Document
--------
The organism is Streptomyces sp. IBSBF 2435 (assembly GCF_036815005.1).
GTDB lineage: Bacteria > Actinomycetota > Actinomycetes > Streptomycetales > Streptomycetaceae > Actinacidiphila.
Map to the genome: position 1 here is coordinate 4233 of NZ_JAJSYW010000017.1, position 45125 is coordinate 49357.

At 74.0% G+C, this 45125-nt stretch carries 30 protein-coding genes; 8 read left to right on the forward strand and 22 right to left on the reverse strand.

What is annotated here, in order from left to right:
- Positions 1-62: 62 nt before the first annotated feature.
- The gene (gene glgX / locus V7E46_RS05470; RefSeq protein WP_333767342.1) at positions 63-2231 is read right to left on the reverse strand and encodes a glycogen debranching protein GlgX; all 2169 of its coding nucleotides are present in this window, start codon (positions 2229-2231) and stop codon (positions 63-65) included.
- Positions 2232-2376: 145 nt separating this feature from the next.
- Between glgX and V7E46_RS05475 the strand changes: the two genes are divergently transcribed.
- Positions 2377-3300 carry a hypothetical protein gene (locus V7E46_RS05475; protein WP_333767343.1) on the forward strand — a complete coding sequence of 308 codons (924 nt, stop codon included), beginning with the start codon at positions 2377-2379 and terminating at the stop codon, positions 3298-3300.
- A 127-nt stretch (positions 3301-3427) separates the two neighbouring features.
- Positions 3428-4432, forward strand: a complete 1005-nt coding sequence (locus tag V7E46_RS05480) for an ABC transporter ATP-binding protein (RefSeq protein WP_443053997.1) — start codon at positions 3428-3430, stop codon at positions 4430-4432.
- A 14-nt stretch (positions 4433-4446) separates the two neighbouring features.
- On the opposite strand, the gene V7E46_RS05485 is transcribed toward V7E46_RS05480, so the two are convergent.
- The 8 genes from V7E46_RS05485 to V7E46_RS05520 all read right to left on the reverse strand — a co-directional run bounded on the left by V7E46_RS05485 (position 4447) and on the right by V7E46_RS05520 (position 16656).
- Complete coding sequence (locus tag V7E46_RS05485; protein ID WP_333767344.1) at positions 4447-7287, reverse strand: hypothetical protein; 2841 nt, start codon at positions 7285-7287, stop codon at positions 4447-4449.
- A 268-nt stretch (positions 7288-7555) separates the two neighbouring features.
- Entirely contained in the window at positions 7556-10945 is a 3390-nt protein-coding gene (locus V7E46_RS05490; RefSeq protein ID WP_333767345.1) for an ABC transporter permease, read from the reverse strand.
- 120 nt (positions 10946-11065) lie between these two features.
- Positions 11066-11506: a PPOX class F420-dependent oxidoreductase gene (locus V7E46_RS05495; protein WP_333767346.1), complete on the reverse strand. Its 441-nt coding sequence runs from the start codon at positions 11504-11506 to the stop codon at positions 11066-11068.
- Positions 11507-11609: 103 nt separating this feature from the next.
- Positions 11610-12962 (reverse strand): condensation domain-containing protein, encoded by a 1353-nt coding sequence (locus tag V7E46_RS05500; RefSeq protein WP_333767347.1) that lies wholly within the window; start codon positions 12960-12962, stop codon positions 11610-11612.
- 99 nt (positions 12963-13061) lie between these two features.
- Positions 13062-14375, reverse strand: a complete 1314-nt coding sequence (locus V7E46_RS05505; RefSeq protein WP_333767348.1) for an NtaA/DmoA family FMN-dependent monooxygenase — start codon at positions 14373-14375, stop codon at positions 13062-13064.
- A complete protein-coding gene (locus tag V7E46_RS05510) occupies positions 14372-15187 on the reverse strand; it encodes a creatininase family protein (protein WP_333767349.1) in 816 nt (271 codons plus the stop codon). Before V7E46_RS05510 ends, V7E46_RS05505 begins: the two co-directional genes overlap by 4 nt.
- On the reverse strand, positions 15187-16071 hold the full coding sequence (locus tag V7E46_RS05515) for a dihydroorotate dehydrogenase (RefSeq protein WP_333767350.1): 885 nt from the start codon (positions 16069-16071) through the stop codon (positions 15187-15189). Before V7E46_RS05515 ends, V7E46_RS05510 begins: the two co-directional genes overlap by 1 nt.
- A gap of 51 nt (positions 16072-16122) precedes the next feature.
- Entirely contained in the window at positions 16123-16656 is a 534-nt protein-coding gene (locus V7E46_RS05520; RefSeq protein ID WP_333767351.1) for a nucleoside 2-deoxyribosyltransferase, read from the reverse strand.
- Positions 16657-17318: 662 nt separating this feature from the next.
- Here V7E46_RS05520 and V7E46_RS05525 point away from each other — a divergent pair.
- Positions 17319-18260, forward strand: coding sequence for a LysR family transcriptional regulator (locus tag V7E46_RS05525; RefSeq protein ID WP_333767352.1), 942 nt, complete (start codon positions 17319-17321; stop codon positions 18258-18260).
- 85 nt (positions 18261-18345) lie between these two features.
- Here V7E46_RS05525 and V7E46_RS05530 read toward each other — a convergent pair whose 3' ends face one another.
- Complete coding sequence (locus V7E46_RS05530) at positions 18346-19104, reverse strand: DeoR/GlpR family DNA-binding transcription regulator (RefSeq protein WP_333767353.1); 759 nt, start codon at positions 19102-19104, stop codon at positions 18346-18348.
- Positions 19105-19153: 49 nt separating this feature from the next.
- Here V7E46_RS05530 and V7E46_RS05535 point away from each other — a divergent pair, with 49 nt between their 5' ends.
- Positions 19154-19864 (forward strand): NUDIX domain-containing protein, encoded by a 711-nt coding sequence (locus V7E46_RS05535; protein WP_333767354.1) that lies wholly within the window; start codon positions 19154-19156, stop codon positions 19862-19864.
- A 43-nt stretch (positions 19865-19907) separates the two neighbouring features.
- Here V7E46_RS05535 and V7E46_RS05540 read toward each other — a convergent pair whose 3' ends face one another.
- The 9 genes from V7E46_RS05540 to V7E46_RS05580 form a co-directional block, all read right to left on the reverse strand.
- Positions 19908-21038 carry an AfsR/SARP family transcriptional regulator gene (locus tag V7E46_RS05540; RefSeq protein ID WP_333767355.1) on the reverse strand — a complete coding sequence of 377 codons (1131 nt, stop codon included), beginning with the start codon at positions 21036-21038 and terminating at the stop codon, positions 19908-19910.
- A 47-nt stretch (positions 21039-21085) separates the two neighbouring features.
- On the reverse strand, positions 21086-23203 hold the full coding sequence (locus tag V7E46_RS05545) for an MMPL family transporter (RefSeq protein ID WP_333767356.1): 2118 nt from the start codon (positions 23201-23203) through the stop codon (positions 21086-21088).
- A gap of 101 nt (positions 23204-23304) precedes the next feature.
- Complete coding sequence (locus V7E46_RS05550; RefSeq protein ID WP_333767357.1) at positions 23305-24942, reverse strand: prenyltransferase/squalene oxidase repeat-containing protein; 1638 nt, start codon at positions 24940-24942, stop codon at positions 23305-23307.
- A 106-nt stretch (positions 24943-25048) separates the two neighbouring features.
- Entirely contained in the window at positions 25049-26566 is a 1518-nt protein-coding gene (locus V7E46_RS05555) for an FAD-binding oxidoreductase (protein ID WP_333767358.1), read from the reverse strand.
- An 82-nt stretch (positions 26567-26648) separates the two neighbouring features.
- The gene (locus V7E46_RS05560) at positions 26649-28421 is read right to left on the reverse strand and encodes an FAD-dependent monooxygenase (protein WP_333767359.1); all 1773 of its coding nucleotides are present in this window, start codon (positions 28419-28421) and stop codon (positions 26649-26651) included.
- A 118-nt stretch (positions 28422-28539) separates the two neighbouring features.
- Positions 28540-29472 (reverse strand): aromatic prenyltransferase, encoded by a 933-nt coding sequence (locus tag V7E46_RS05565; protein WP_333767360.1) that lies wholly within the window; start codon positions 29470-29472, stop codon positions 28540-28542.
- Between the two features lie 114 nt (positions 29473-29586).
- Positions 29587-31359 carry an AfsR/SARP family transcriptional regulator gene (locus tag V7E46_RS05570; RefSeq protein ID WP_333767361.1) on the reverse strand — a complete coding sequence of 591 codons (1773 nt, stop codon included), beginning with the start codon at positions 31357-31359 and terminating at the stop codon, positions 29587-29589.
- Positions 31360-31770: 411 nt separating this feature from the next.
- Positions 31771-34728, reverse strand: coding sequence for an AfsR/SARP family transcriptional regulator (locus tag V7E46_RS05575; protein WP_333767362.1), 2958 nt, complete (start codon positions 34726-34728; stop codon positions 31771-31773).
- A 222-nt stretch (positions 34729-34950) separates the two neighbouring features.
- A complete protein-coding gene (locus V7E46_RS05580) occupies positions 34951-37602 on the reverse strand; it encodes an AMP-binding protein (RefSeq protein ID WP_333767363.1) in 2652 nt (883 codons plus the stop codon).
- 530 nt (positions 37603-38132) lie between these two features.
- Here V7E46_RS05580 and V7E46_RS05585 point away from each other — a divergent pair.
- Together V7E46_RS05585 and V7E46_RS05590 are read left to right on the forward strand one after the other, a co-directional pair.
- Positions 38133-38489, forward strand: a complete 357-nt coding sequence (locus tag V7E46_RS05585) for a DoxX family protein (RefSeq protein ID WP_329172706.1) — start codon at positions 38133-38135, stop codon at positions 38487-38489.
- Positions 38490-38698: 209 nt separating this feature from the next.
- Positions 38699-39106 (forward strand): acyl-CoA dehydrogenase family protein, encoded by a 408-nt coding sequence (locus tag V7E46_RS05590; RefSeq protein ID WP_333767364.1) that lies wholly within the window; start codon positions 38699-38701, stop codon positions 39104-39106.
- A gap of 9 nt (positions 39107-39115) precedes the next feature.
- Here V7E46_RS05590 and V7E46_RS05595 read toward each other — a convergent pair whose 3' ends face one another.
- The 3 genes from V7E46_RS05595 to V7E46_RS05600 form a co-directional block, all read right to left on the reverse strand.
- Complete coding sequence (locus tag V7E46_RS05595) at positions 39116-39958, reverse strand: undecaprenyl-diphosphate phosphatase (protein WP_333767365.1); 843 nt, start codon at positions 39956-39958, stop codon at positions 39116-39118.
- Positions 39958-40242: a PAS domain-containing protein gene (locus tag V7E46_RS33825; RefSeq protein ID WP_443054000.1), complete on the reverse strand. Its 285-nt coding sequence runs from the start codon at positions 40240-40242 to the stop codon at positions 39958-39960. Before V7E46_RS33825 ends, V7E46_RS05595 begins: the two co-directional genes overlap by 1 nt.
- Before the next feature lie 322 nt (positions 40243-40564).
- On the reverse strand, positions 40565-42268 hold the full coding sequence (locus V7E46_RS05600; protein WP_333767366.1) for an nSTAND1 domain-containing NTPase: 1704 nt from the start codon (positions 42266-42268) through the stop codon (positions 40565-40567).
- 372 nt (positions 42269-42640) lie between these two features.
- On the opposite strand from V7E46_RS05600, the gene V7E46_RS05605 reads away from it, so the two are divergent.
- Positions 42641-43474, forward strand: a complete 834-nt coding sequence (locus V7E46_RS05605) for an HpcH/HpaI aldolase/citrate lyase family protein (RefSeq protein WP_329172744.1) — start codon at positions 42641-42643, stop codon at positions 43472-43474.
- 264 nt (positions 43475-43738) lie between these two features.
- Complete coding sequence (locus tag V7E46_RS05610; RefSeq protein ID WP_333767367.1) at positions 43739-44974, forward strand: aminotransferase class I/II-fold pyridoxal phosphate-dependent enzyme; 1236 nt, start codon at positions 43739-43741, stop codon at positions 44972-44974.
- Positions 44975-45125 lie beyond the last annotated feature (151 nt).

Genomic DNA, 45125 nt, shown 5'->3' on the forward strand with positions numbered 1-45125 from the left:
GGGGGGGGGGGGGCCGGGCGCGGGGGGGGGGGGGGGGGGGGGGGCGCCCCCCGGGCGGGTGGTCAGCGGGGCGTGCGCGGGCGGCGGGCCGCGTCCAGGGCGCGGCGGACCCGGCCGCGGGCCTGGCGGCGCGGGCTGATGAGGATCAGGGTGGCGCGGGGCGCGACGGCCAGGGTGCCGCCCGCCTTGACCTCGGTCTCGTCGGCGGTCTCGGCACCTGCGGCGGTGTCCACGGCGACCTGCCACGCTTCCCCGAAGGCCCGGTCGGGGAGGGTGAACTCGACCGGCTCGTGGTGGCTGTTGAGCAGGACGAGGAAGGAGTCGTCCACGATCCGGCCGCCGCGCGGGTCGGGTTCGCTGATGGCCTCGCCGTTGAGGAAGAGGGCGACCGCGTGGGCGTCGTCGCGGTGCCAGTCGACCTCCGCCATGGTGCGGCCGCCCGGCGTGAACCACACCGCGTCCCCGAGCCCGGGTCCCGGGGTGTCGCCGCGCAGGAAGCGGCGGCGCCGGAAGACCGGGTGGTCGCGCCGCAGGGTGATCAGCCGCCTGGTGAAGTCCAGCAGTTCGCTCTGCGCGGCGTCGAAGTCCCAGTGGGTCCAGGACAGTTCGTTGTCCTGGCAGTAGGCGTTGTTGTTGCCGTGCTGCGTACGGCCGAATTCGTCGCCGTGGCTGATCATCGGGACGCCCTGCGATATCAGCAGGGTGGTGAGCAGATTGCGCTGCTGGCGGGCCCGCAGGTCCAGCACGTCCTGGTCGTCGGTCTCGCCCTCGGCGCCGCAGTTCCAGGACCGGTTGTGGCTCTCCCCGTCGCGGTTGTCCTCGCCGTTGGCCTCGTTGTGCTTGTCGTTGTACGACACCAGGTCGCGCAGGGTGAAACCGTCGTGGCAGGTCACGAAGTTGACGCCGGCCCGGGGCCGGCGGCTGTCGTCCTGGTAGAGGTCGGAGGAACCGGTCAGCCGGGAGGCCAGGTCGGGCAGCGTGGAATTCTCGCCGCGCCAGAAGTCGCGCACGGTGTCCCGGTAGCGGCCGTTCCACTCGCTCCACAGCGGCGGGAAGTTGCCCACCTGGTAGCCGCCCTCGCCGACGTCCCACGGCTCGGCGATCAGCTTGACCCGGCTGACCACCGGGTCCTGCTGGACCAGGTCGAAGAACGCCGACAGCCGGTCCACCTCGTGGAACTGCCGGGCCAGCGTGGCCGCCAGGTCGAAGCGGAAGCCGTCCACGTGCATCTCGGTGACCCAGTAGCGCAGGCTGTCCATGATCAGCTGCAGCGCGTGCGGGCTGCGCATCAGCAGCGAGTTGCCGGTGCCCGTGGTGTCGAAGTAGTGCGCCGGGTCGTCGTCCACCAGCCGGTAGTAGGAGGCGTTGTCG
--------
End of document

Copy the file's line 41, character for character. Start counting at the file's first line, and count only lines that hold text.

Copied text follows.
- Positions 19908-21038 carry an AfsR/SARP family transcriptional regulator gene (locus tag V7E46_RS05540; RefSeq protein ID WP_333767355.1) on the reverse strand — a complete coding sequence of 377 codons (1131 nt, stop codon included), beginning with the start codon at positions 21036-21038 and terminating at the stop codon, positions 19908-19910.